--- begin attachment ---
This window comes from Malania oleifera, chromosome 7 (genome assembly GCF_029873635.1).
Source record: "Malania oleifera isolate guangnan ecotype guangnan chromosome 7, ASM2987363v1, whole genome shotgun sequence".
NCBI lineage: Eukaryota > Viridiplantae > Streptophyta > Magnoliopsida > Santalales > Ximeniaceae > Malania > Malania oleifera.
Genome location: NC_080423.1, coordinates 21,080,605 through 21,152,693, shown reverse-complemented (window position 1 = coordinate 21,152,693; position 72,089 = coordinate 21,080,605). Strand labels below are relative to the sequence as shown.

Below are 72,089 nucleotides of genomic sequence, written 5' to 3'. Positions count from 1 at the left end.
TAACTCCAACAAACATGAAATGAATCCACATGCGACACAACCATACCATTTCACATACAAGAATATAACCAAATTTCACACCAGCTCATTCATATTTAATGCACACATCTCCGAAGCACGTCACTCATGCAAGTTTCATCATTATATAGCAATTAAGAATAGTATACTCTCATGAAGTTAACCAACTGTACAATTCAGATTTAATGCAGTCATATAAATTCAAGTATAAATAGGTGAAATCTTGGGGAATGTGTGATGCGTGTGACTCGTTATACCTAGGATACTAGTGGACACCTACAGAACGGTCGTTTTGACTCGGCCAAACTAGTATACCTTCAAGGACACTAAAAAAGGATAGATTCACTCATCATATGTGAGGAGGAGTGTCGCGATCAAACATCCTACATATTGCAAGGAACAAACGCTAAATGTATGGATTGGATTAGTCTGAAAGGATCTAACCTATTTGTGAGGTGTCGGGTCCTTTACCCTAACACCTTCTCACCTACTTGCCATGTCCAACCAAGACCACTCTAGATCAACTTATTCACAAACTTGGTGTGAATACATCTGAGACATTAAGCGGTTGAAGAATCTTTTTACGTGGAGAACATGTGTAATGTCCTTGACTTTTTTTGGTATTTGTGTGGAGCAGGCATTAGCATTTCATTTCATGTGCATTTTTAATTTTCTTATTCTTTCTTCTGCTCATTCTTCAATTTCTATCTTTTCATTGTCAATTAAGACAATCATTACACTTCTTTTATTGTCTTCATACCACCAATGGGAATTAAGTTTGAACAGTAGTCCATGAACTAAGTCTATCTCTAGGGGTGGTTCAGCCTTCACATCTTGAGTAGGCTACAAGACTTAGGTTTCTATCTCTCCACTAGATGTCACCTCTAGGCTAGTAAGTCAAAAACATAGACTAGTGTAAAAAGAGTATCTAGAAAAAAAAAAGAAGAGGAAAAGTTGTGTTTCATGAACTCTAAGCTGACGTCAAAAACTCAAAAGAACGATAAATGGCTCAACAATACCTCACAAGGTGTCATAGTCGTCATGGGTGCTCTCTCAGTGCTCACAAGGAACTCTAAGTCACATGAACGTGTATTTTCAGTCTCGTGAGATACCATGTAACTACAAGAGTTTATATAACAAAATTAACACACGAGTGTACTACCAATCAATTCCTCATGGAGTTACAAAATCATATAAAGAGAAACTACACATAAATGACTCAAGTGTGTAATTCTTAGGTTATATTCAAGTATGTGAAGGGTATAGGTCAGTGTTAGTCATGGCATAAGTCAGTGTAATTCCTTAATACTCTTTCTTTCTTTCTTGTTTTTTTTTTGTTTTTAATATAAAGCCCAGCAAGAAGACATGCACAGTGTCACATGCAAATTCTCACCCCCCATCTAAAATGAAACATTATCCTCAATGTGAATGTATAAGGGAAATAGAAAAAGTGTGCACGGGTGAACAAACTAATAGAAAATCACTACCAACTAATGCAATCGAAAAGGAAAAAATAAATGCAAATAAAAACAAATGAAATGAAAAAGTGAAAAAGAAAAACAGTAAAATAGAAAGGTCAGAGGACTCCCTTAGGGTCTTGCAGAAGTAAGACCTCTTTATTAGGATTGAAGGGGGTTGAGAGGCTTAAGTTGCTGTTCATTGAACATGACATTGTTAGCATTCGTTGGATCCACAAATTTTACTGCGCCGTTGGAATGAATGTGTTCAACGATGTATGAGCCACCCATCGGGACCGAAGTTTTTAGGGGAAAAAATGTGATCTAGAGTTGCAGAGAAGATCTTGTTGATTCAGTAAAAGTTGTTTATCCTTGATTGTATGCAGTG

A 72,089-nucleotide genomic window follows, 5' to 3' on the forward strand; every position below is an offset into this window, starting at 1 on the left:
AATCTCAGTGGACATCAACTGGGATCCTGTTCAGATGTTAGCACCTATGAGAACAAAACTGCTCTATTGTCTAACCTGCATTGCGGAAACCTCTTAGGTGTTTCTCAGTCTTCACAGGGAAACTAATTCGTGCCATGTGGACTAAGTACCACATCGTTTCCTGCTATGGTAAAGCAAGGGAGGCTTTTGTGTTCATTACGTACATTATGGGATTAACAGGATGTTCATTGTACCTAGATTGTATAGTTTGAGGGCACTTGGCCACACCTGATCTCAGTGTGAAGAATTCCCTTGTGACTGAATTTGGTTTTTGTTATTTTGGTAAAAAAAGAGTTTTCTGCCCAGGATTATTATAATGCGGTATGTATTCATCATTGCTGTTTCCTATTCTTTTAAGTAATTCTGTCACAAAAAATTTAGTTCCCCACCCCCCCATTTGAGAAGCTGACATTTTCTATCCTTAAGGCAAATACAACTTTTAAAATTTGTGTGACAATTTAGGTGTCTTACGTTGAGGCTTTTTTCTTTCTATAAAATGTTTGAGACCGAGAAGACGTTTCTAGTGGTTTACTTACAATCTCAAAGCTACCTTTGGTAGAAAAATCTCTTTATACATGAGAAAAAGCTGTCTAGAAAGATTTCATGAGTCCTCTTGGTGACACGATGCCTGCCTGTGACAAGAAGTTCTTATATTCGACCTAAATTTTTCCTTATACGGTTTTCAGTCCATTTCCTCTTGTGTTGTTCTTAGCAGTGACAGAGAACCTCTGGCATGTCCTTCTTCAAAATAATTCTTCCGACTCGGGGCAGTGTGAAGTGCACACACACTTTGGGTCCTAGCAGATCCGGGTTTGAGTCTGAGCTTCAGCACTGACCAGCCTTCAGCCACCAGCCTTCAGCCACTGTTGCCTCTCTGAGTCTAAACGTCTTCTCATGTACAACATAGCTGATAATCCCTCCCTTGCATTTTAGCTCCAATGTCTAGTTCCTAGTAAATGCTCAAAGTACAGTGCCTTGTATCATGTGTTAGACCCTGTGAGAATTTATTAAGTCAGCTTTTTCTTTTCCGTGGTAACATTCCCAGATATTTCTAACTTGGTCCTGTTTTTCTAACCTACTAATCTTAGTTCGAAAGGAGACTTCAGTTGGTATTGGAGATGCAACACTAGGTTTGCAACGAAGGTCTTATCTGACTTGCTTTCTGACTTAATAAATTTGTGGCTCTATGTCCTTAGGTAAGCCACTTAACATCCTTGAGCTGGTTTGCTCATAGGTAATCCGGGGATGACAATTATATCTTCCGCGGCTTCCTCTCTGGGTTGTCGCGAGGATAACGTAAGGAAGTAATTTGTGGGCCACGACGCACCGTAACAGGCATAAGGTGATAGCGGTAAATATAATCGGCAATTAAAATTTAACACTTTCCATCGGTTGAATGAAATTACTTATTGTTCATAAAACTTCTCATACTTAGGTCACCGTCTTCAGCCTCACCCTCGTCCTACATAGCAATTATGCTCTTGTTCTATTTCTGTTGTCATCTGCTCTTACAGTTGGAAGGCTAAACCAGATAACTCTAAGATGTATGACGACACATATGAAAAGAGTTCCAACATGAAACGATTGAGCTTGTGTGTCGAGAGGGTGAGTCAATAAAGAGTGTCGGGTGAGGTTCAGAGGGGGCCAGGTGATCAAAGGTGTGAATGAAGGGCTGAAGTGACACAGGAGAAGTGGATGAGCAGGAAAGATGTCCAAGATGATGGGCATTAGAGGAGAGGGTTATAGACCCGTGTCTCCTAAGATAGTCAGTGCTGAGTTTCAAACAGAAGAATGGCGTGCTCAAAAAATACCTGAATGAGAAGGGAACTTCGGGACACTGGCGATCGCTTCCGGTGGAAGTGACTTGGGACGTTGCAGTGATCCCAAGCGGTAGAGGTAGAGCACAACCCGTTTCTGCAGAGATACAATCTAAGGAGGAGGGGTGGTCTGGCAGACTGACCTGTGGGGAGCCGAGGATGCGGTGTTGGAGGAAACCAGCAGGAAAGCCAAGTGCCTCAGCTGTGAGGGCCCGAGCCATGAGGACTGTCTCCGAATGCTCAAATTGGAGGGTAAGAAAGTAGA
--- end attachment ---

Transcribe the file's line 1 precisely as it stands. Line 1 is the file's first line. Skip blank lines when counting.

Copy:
This window comes from Malania oleifera, chromosome 7 (genome assembly GCF_029873635.1).